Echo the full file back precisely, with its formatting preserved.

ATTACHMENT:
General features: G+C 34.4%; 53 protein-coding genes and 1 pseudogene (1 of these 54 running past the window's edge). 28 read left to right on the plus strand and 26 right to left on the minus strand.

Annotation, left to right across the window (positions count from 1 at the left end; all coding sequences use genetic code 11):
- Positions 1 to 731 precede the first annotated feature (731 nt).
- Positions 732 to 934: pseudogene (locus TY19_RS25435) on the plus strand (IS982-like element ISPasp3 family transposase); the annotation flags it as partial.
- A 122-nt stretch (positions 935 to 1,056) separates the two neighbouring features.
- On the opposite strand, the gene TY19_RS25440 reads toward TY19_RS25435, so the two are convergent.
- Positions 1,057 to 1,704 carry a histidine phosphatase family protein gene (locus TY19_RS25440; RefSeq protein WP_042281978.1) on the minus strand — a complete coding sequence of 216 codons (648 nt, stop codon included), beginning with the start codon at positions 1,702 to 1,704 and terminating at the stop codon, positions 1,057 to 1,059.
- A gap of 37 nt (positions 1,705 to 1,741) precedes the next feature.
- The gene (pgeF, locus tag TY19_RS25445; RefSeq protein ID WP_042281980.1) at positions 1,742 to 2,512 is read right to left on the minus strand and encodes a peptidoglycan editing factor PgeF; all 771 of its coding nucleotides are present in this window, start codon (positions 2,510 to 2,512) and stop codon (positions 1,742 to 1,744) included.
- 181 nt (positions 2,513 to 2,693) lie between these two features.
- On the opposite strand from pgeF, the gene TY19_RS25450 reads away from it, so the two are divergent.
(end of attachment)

General features: G+C 34.4%; 53 protein-coding genes and 1 pseudogene (1 of these 54 running past the window's edge). 28 read left to right on the plus strand and 26 right to left on the minus strand.

Annotation, left to right across the window (positions count from 1 at the left end; all coding sequences use genetic code 11):
- Positions 1 to 731 precede the first annotated feature (731 nt).
- Positions 732 to 934: pseudogene (locus TY19_RS25435) on the plus strand (IS982-like element ISPasp3 family transposase); the annotation flags it as partial.
- A 122-nt stretch (positions 935 to 1,056) separates the two neighbouring features.
- On the opposite strand, the gene TY19_RS25440 reads toward TY19_RS25435, so the two are convergent.
- Positions 1,057 to 1,704 carry a histidine phosphatase family protein gene (locus TY19_RS25440; RefSeq protein WP_042281978.1) on the minus strand — a complete coding sequence of 216 codons (648 nt, stop codon included), beginning with the start codon at positions 1,702 to 1,704 and terminating at the stop codon, positions 1,057 to 1,059.
- A gap of 37 nt (positions 1,705 to 1,741) precedes the next feature.
- The gene (pgeF, locus tag TY19_RS25445; RefSeq protein ID WP_042281980.1) at positions 1,742 to 2,512 is read right to left on the minus strand and encodes a peptidoglycan editing factor PgeF; all 771 of its coding nucleotides are present in this window, start codon (positions 2,510 to 2,512) and stop codon (positions 1,742 to 1,744) included.
- 181 nt (positions 2,513 to 2,693) lie between these two features.
- On the opposite strand from pgeF, the gene TY19_RS25450 reads away from it, so the two are divergent.